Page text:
How DevOps and development in general can benefit from a new way of looking at provisioning and configuring systems by viewing common terminology in a new light.
I recently watched a presentation on configuration management tools and techniques, which sparked an idea worth exploring.
Everyone agrees that tools for infrastructure-as-code configuration management are essential and valuable, but at the same time, the frustration with using these tools is relatively high. What if the existing mechanisms for configuration management or infrastructure-as-code were no longer such a dumpster fire or such a pain to use? What would it look like?
This article explores how DevOps and software development, in general, can benefit from a new way of looking at provisioning and configuring systems by explaining common terminology in a new light.
Let’s start with some terminology that will help make sense of the world around us, and approach some of the problems so many are experiencing.
Software engineering: Let’s define this as the sum of actions used to build and create products in software and technology. The tasks employed by software engineers usually include writing code, checking for the correctness of that code and making it available for users as a system.
Operations: The practice of ensuring that software systems are in a good working state and serving user needs. The operations engineer is usually less concerned with writing new code; they are primarily concerned with how existing software behaves in an existing system.
Having defined these two terms this way, we can now explain how “forward engineering” is different from “reverse engineering”.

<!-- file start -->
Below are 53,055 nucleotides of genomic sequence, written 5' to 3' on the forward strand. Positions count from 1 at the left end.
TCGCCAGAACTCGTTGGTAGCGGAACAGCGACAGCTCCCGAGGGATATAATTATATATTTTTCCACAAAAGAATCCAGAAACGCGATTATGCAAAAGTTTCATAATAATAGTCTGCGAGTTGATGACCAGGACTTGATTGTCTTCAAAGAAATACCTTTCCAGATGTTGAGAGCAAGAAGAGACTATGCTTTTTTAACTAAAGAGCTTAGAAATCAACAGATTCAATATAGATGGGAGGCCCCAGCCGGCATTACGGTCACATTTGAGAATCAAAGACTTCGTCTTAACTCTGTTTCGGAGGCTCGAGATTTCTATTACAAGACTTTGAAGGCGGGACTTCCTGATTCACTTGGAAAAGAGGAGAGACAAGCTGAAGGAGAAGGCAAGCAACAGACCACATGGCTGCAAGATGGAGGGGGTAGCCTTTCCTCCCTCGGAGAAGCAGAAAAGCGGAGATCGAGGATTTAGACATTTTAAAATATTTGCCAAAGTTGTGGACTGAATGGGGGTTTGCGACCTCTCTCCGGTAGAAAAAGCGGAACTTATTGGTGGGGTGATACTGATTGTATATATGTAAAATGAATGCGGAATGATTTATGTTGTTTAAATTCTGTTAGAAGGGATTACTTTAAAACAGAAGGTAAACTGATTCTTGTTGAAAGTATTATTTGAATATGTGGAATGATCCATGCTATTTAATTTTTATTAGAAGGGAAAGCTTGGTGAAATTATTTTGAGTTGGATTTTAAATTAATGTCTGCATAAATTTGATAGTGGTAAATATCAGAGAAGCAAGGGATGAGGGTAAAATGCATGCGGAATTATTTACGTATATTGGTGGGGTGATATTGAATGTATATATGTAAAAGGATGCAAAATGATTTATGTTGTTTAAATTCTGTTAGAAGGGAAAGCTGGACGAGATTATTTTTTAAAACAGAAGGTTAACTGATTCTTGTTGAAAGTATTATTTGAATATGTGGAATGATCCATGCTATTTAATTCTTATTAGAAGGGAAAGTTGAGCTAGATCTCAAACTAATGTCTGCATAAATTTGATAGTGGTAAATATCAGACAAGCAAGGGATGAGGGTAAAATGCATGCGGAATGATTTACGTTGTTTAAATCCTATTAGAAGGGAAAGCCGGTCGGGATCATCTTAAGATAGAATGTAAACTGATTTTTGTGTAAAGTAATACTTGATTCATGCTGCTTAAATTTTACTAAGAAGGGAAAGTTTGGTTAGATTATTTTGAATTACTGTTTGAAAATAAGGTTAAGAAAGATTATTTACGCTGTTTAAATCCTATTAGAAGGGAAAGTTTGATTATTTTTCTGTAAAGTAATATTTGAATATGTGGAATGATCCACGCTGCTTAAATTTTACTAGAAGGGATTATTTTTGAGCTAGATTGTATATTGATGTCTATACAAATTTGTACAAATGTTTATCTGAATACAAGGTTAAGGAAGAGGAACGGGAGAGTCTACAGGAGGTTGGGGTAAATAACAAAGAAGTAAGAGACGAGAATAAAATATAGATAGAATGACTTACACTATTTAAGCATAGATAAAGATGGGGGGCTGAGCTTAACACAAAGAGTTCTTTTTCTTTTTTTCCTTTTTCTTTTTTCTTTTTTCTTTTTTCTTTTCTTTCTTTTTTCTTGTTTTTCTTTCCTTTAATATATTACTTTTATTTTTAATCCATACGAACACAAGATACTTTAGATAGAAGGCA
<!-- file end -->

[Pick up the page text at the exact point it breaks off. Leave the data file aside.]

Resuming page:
Forward engineering is building a system based on a model of what should exist in that system. FE usually creates the model first, then deploys and configures that template into operation. The expectation is that the actual resulting system will closely match the model.
In many cases, the declared model is ambiguous, and the system might behave in unexpected ways that were not the intention of the initial model. That’s already a significant obstacle in using such techniques, especially for newcomers.
To add insult to injury, the system itself will often differ from the model due to interaction with its environment, for example, when multiple parts change the configuration of each other. Or when ad-hoc procedures performed by engineers shift the system in various ways.
In forward engineering, there is no fundamental notion of feedback for the initial model. The model is “set in stone” first and deployed after. Any feedback later received from the system about its behavior can be used for new evolutions of future models and future deployments.
Reverse engineering is developing a partial model from an existing system and using that as the basis for system modifications. There is no initial model, and the system’s current state enables the discovery of how things should work.
Making changes to such a system, in many cases, is done ad-hoc directly on that system, often without a complete understanding of the whole system. Here, the feedback is immediate, and exploring a system is mainly done by poking it and looking at the generated feedback.
Where do we find reverse engineering? You have probably heard that security experts are using RE practices to dig into existing software to find holes in its security. For example, they scan network services or memory to find abnormal behavior in a system and exploit it by making the system behave unintendedly.